4. You believe EPF will take care of you in your golden years
Sorry, but nope. Malaysians are living on average to 75 years of age nowadays. The EPF has stated that RM1,500 is the ideal monthly amount for an urbanite to survive, if there are no debts involved.
With that figure, you’d need around RM750,000 in your EPF – which many Malaysians would not achieve by 54. According to EPF, only 22% of active contributors aged 54 have RM196,800 or more in their savings, the minimum amount that a contributor’s EPF Account 1 should have upon reaching withdrawal age. Even this only amounts to RM820 monthly. In fact, over 60% of EPF contributors have less than RM50,000 in their accounts upon retirement!
Of course, if your income is high, this isn’t a concern. But for the majority of middle-class Malaysians, this is quite important as they very likely will need to keep working into old age!
What to do:
First, try not to withdraw anything from EPF. It’s tempting, especially since they allow complete withdrawal from Account 2 for housing loan repayments.
Second, look into EPF’s investment scheme, for which you can withdraw up to 30% of savings in Account 1. Third, look into a second savings plan for retirement and start immediately. Every month counts!
5. A lax attitude towards what others think of you …
… in terms of your creditworthiness. Your credit score determines how much confidence banks are going to give you, especially when you apply for loans.
In Malaysia, the Central Credit Reference Information System (CCRIS) by Bank Negara keeps an active record of all credit facilities held by an individual. Each of your mortgages, loans, credit cards, car loans, and so on are all tracked by this system and compiled handily in CCRIS for banks and other credit institutions to access.
What to do:
Get yourself informed about your credit rating. Anyone with credit facilities in Malaysia can check their CCRIS score at Bank Negara. Just bring your IC or passport (for foreigners).
CCRIS will show how many months you are currently in arrears for each loan. It’s not something banks and other lending facilities like to see. Paying off any arrears removes this, although the historical information remains (and is only accessible by the banks), but it does show your commitment to servicing loans.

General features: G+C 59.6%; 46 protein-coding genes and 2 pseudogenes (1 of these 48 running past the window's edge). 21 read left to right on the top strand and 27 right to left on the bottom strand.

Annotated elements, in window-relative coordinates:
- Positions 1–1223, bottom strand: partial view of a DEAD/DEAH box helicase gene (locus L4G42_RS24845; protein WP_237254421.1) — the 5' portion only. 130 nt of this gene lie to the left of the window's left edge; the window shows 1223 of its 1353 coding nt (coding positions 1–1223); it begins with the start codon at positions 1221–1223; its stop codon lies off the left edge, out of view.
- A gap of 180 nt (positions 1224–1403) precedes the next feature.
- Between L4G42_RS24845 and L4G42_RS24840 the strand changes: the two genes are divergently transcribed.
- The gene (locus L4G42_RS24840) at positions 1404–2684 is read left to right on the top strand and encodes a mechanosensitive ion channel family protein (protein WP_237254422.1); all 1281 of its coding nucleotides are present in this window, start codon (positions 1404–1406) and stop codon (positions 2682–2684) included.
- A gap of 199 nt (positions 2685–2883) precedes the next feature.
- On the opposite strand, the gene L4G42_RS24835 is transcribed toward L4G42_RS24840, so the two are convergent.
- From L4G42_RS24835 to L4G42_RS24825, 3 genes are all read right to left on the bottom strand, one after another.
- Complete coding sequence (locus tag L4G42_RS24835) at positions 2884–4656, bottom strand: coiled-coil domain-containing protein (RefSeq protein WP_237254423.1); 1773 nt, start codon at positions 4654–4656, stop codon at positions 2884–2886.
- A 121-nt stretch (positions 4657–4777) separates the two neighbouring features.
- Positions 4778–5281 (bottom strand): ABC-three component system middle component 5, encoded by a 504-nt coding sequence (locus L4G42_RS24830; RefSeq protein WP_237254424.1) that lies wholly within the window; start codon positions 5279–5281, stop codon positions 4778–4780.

6. Fear of investing
There are a lot of Malaysians who believe they do not understand the complicated language of investments. Coupled with a fear of losing their savings, the tendency is to keep their Ringgit in safe, but low-yield instruments such as fixed deposits and worst of all, a savings account.
Real investments offer promising opportunities compared to the savings account in the low-interest environment.
It isn’t necessary to be a professional with the Midas touch for picking the right stock, getting up every morning and perusing complex columns of esoteric financial figures over coffee. Investment options are simplified so that more people can get into them.
Investments can have many forms, from mutual funds to further education to your children – all of these are better options than letting your Ringgit sit in a bank, generating measly returns that do not even cover the cost of inflation.
What to do:
One immediate step is to open an Amanah Saham Nasional account, or an Amanah Saham Bumiputera if you’re eligible. These are unit trusts operated by Permodalan Nasional Berhad (PNB) and have historically provided good dividends, 7-8% per annum.
Also look into Exchange Traded Funds (ETFs) and the various Islamic investment options available through Bank Islam, for instance. Just remember that investments take time to mature and grow.
7. Get-rich-quick mentality
Aiyah! Please. Briefly: MLMs only work for those who get in early, or not at all.
The Nigerians do not have millions of dollars lying around to give away to random people on the internet. Cryptocurrency is unproven. Anything that could be sold in a shop, but is instead sold through ‘agents’, is suspicious. Any business opportunity that requires you to upfront a whole wad of cash is suspicious.
The list is endless … but it’s simple to avoid these traps. Just keep one simple question in mind: is it too good to be true?